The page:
Puffins have started to return to their breeding grounds two weeks early thanks to the milder spring temperatures.
Rangers on the Farne Islands reported sightings of over 500 puffins on the island just yesterday. It is thought this could be one of the earliest sightings on record.
David Steel, Lead Ranger for the National Trust on the Farne Islands, said: “It is unusual to see puffins returning to Farne waters so early. In a normal given year we wouldn’t expect to see them until the last few days of March at the earliest.
“This is in complete contrast to the previous season when birds did not start returning until early April. It is now hoped that this mild weather is a sign of things to come and the puffins and other seabirds of the Farne Islands have a successful year. The Farne Islands are open for visitors on the 1st of April and we’re looking forward to welcoming visitors once again.”
The Farne Islands are home to 40,000 pairs of puffins during spring and summer. Follow www.facebook.com/NorthEastNT to keep up to date with the latest puffin news.
- Puffins older than the age of two can be identified by the presence of ridges on their beak. The feet also brighten with maturity.
- Black upperparts and white lower parts act as effective camouflage whilst sitting on the sea; to a predator looking up, the white colouration blends with the light sky and to a predator looking down, the black features blend with the dark water.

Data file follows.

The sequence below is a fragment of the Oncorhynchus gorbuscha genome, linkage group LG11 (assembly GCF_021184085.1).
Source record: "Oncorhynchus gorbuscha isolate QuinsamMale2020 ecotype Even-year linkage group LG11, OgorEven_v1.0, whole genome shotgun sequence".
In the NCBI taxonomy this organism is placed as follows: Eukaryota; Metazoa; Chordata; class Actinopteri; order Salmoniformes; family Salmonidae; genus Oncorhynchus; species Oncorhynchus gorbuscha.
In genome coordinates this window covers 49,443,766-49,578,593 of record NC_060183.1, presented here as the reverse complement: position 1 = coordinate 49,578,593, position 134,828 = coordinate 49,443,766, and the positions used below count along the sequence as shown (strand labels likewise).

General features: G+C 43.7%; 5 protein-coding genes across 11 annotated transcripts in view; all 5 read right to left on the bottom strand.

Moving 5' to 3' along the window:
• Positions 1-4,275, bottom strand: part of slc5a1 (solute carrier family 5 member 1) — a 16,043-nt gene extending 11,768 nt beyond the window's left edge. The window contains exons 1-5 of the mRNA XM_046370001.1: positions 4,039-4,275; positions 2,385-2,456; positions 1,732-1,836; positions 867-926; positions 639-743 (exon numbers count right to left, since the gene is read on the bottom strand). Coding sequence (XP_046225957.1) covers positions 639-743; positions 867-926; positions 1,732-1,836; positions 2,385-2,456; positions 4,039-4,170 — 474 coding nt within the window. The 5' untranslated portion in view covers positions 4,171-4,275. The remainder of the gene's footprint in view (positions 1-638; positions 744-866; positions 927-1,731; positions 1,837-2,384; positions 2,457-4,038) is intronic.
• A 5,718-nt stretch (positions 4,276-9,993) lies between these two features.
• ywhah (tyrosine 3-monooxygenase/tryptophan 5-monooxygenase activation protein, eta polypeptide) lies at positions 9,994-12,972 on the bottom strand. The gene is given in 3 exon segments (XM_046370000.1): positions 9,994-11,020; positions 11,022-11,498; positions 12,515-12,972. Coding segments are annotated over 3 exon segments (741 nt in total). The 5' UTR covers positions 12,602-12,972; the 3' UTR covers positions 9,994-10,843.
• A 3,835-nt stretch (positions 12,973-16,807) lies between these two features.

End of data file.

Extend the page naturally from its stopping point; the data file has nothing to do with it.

- Puffins typically dive for 30 seconds.
- Unlike most birds, puffins (and all other auks) have solid wing bones to assist submergence.
- Puffins can catch and swallow up to three fish during one dive.
- The beak is well adapted to grip a row of fish as the upper and lower mandibles come together in a parallel fashion to exert equal pressure along the whole length of the bill.
- The record number of sandeels found in a puffin’s beak is 61!
- Due to an annual moult, most puffins are flightless between January and March.
- (92% of) Puffins use the same burrow each year and thus (85% of) puffins pair for life.
- Only one egg is laid weighing 15% of an adult puffin’s body weight. This small investment reflects the stability of a puffin’s environment. A second egg can be laid within two weeks if the first egg falls to predation.
- Both sexes incubate. Incubation period is 39 – 43 days. If one parent dies, it is possible for the other to raise a chick alone.
- A puffin flies into the wind on take off and with the wind on approach. Thus all puffins in a colony fly in the same direction, reducing the chance of collision.
- Courtship involves beak tapping. Neighbours in a colony sometimes join in to develop kinship.
- Chicks can gain 10g body weight per day. However at 4 weeks old, the chick takes on 80g of fish per day (25% of its body weight).
- Puffin chicks leave their burrows under the cover of darkness, quickly making their over cliffs and surf to swim as far out to sea as 3 miles by dawn.